On the morning of 11 April 1861, Harriet Lane arrived ahead of her task force that was following with supplies and 500 soldiers. Taking up a picket location around the island fort, on the morning of April 13, while the installation was under attack, Faunce order a shot from one of her 32-pounders, commanded by Lt. W. D. Thompson, across the bow of the oncoming steamship SS Nashville (1,241t, 215ft) as that vessel tried to enter Charleston Harbor. The reason for the round was because Nashville was flying no identifying flag, meaning she could possibly be a rebel ship.

The Revenue Cutter Harriet Lane forces the merchant steamer Nashville to show its colors during the attack on Fort Sumter, April 13, 1861. “The Cutter Harriet Lane Fires Across the Bow of Nashville” by Coast Guard artist Howard Koslow.

Unarmed and not looking to be sent to the bottom, Nashville raised the U.S. standard, and Harriet Lane broke off. Anticlimactic for sure, but the ole Nash went on to become a Confederate commerce raider armed with a pair of 12-pounders before serving in 1862 as the blockade runner Thomas L. Wragg and finally as the privateer Rattlesnake before she was destroyed by the monitor USS Montauk on the Ogeechee River in Georgia.

But back to our hero.

Fort Sumter fell on April 13, surrendered after a bloodless two-day bombardment that saw 2,000 Confederate shells hit the masonry fort and Lane withdrew. She soon was up-armed and before the end of the year engaged in the efforts against Fort Clark and Fort Hatteras on the outer banks of North Carolina.

80-G-1049444: USS Harriet Lane engaging a battery at Pig’s Point, on the Nansemond River, opposite Newport News. Copied from Frank Leslie’s Illustrated Newspaper, 1861.

Then in early 1862 joined David Dixon Porter’s Mortar Flotilla at Key West as flagship, from where she captured the Confederate schooner, Joanna Ward.

With Porter aboard, Lane was there as his flagship when he plastered the rebel Forts Jackson and St. Philip, abreast the Mississippi below New Orleans, then continued to serve through the preliminary stages of the Vicksburg Campaigns.

LC-DIG-PPMSCA-35362: Rear Admiral David G. Farragut and Captain David D. Porter’s mortar fleet entering the Mississippi River, May 17, 1862. Wood engraving shows large squadron of battleships and ironclads entering the Mississippi River near the “Light-house of Southwest Pass”; some are identified as the “Colorado, 40 Guns”, “Pensacola on the Bar”, “Westfield”, “Mississippi on the Bar”, “Porter’s Mortar Fleet”, “Harriet Lane”, “Connecticut, 8 Guns”, “Clifton”, and “Banona“. Harper’s Weekly, V.6, no.281, pg 312-13. Courtesy of the Library of Congress. 2048×1443 big up

On 4 October 1862, in conjunction with the sidewheel steam ferryboat USS Westfield, Unadilla-class gunboat USS Owasco, the paddlewheel gunboat USS Clifton, and the schooner USS Henry Janes, Lane captured Galveston harbor from the Confederates in a show of force that left zero casualties on both sides.

Still in that newly-Union held port in Confederate Texas, Harriet Lane was the subject of an attack on 1 January 1863 that saw the Confederate cottonclad CSS Bayou City and the armed tugboat Neptune engage the bigger cutter. While Lane sank the Neptune and damaged Bayou City, she was captured when the crew of the cottonclad succeeded in storming and overpowering the crew of the Lane with both the cutter’s captain and executive officer killed along with three of her crew in fierce hand-to-hand combat.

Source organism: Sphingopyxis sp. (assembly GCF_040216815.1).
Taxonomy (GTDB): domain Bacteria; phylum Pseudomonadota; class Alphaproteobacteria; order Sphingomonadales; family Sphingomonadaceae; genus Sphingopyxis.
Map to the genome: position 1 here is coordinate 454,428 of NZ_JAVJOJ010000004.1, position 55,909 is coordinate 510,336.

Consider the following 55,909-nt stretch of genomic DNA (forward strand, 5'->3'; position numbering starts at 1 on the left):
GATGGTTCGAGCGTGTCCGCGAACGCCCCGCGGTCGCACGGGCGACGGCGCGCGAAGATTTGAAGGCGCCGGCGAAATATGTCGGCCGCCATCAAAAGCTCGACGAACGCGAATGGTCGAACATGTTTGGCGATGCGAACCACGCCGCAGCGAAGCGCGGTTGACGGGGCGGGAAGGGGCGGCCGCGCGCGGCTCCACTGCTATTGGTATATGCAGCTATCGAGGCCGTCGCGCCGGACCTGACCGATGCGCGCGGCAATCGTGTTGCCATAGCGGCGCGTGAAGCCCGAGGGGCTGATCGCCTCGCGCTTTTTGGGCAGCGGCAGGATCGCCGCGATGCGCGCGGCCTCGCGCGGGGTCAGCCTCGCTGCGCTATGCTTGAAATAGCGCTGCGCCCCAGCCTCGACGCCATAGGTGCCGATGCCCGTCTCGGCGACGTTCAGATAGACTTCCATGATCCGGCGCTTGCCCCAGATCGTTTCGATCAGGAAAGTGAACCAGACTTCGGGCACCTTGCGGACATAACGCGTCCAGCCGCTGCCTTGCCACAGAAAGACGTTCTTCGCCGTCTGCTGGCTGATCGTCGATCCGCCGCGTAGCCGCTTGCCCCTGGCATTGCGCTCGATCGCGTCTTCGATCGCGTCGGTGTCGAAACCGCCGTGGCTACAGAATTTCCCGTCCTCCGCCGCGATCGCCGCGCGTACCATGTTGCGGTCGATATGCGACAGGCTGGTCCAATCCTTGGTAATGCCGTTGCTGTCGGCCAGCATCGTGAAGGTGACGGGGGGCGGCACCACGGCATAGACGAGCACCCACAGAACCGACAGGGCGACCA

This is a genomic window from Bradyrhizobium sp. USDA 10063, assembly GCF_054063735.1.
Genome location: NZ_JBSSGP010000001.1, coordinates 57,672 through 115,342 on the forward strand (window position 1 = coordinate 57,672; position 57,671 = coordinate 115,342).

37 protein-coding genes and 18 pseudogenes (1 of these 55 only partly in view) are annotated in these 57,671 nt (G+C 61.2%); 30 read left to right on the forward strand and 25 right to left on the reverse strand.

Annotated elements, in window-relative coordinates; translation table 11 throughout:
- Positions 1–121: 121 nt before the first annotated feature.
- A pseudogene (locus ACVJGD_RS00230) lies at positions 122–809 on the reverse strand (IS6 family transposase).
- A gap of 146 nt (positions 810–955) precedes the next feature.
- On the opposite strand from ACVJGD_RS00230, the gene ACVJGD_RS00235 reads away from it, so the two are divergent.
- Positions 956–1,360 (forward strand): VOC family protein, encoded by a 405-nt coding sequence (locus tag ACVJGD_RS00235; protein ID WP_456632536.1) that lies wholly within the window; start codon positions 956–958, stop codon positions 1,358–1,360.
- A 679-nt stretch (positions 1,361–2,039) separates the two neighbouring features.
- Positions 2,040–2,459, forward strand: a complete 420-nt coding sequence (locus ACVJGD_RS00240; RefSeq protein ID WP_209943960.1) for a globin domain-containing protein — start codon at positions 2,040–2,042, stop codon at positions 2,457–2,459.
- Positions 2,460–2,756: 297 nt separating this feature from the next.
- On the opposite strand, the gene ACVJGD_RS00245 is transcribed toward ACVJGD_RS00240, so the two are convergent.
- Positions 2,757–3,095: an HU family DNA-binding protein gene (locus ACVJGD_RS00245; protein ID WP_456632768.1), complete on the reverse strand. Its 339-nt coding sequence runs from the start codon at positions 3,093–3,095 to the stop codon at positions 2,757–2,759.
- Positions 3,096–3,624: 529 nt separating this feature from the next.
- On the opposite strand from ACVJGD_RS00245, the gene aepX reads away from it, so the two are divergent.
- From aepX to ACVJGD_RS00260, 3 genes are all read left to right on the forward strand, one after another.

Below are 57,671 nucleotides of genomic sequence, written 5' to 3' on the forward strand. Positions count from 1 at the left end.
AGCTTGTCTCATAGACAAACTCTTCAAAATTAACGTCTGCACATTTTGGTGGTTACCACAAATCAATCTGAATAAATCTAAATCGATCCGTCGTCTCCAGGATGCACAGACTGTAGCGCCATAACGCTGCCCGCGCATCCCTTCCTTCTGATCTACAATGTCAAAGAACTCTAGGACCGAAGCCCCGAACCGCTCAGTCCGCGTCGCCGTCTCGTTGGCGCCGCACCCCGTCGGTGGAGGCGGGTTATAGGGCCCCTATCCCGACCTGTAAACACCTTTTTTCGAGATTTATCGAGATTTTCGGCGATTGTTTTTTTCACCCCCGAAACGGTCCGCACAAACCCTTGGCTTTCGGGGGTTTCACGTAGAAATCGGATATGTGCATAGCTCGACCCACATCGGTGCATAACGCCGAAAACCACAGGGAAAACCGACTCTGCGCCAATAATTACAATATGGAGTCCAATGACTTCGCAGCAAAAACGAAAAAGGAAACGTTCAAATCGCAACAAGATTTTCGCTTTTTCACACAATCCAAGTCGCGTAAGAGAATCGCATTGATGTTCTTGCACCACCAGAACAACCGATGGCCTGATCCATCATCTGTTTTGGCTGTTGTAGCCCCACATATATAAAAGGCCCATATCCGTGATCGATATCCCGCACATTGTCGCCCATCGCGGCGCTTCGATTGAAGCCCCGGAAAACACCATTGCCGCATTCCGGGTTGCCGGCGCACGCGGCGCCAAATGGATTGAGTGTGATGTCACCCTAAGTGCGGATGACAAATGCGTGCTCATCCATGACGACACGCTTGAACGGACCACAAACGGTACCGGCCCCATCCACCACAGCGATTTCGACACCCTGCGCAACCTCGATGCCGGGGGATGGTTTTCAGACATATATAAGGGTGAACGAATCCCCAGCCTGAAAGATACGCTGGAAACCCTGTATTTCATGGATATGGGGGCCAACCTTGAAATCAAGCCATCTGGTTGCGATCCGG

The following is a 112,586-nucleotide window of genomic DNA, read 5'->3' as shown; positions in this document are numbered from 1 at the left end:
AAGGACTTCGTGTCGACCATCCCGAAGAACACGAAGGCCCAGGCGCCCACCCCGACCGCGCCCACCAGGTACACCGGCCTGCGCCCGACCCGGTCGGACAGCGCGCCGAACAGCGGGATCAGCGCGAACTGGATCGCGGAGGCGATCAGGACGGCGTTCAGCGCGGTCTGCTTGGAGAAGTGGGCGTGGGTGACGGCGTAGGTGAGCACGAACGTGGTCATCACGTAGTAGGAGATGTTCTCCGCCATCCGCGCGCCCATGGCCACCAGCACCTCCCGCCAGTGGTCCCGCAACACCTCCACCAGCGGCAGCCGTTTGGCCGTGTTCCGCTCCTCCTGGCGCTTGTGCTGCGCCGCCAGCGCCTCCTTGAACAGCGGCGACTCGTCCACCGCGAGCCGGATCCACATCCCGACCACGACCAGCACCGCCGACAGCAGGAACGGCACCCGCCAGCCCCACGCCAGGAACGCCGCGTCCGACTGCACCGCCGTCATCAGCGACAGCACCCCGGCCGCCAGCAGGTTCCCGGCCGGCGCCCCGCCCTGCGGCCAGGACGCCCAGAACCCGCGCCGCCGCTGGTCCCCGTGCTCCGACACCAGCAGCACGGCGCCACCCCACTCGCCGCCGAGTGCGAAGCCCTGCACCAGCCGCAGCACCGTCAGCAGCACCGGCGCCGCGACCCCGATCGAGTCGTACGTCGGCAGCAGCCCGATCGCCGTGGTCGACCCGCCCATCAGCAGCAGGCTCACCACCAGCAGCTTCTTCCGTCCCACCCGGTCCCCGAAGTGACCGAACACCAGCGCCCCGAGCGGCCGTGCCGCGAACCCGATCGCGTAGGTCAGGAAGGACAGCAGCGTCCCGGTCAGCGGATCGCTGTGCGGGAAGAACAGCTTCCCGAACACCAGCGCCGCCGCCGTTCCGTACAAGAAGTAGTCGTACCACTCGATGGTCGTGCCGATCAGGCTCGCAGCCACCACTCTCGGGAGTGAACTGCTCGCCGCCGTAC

An illustration of the Harriet Lane’s capture by Confederate forces on 1 January 1863

Her crew was taken into custody.

Lane, repaired and disarmed, was sold by the state of Texas to an enterprising shipper who christened her as the blockade runner Lavinia and, after just two trips carrying cotton abroad and commodities back, she finished the war in Cuban waters.

In 1867, the Revenue Marine sent her old Sumter commander, Faunce, and a crew to recover the battered, worn-out ship from Havana in condemned condition and she was subsequently sold to a Boston merchant.

As noted by DANFS, she was abandoned after a fire during hurricane-force winds off Pernambuco, Brazil, 13 May 1884, while enroute to Buenos Aires.

Relics of her time in Texas are in the collection of The Museum of Southern History, located in Houston.

The Revenue Marine, of course, became the U.S. Coast Guard in 1916 and the service honored the historic vessel by naming a second cutter, USCGC Harriet Lane (WSC-141), a 125-foot patrol craft, in 1926 which gave 20 years of hard service to include WWII and Prohibition.

The third cutter to share the name is the 270-foot Bear (Famous)-class medium endurance cutter USCGC Harriet Lane (WMEC-903). Commissioned in May 1984, she is still in active service and last week commemorated the first Lane’s historic shot in front of Fort Sumter in Charleston Harbor.

That 75mm OTO! The crew of the Coast Guard Cutter Harriet Lane sails past Fort Sumter near Charleston, South Carolina, April 5, 2018. USCG Photo

She is no lightweight either, recently returned to homeport from a 94-day patrol in drug trafficking zones of the Eastern Pacific, after seizing approximately 17,203 pounds of cocaine from suspected smugglers.

The crew of the Coast Guard Cutter Harriet Lane approaches a suspected smuggling vessel while a helicopter crew from the Coast Guard Helicopter Interdiction Tactical Squadron monitors from the air, February 25, 2018.

Specs:

USCG Historian’s Office

Displacement 539 lt. 619 std, 730 t. fl
Length 175′ 5″
Beam 30′ 5″
Draft 10′ as designed, 13 at full load 1862
Propulsion: steam – double-right angled marine engine with two side paddles, auxiliary sail two-masted schooner rig
Speed 11 anticipated, 13kts on trials